We need money to cover the cost of travel, lodging, food, and tours. Specifically, the cost breakdown per student is as follows: $1000 for travel; $300 for meals; $300 for lodging; $100 for tours and exhibits. Thirty-two students are scheduled to attend, and without fundraising the total cost is $1700 per student. Unfortunately, not all students can afford this. Any donations are welcome to lower the per-student cost and facilitate this trip for all who want to go!

For donations of various sizes, they are offering perks ranging from thank you cards and pictures of the trip, to signed T-shirts, to something special from the CERN gift shop, to a video to thank you posted on YouTube.

If you want to help but can spare the cash for a monetary donation, you may still be able to help these plucky science students make their CERN trip a reality:

Tell your friends! Share this link with others: indiegogo.com/baconatcern. There are also other ways to help us besides monetary donations. Do you have any objects, gift certificates, coupons, or other items you could donate for a raffle? Do you have an idea for a fundraising event we could host? If you want to get involved, please email us: chsbacon@gmail.com. We are really looking forward to this amazing opportunity, and we appreciate any help you can provide. Thank you!

I know I'm looking forward to living vicariously through this group (since no doubt I'll be grading mountains of papers when they're scheduled to tour the LHC). If you want to pay some science enthusiasm forward to the next generation, here's one way to do it.

Meanwhile, I will inquire about whether the BACONite can share some highlights of their trip (and their preparations for it) here.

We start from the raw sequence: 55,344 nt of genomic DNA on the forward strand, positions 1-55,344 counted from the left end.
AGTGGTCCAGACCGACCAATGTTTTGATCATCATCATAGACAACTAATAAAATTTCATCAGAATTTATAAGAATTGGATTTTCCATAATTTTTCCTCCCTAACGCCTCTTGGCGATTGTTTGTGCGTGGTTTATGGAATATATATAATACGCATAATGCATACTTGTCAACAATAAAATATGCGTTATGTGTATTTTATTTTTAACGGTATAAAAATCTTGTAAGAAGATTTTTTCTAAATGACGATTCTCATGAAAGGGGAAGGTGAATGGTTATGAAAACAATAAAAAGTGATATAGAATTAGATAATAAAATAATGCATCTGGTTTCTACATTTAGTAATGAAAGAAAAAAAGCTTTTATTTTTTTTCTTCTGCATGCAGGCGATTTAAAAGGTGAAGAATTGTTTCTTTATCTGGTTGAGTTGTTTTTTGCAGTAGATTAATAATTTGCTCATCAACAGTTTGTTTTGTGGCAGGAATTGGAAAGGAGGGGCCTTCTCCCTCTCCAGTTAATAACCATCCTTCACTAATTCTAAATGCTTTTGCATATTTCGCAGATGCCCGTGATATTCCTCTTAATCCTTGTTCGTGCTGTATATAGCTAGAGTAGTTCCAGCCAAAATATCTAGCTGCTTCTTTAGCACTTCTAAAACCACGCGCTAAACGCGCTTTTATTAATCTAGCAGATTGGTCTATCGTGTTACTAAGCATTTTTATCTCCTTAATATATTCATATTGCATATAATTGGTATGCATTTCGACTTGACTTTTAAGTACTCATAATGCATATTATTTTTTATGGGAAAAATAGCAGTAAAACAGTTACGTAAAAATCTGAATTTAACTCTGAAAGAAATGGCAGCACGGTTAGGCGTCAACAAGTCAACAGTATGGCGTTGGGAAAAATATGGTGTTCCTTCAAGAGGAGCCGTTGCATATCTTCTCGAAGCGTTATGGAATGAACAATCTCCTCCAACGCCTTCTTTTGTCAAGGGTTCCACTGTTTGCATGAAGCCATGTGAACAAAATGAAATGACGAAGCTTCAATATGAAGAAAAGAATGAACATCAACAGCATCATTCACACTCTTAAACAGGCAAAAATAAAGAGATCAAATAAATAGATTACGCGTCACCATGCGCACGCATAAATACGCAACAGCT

Cross posted at Doing Good Science

One response so far

A question for the hivemind: delivering something good for you in a way that might be bad for you.

Despite the dawning of the End Times (at least as far as our semester is concerned), I was able to find time for a chat with a colleague yesterday about a currently amorphous project that is staring to take shape. It's a project that's being spearheaded by other interests, but my colleague has been approached to take on what may be a significant role in it, and he's thinking it over. So, much of our chat had to do with the potential of the project along various trajectories it might take -- lots of "what if" since, as mentioned above, it's pretty amorphous right now.

Anyhow, one of the tentative aims is to improve kids' skills in and engagement with a particular broad subject area where the general perception is that kids need better skills and engagement. The tool to achieve this would be games that the kids would play on their own time (so it wouldn't gobble up valuable class time; I guess you need that to get kids ready for the high-stakes standardized tests and stuff). And, the research driving this strategy has, apparently, focused a lot on the neurophysiology of how kids interact with games to identify the features a game ought to have to get kids addicted to it.

For both of us, this seems like a red flag.

So, the question: Do you think it's a good idea (where "good" equals ethical or some other relevant value; feel free to specify it in your answer) to build kids' skills and/or competencies by means of a delivery device that is explicitly designed to be addictive? (In case it matters, we're talking about children younger than 13 years old.)

Does it matter what the actual skills and/or competencies are?

Does it matter whether the designed-to-be-addictive delivery method might itself be more attractive to the kids (and the adults they eventually become) than the various real-world venues in which the application of these skills and/or competencies are taken to be important?

Lay it on me.

17 responses so far

#scibloggers4students: This is going to get me to avoid procrastination how exactly?

The DonorsChoose Board of Directors rewards your procrastination... but only if you manage to actually make a donation before the end of the drive!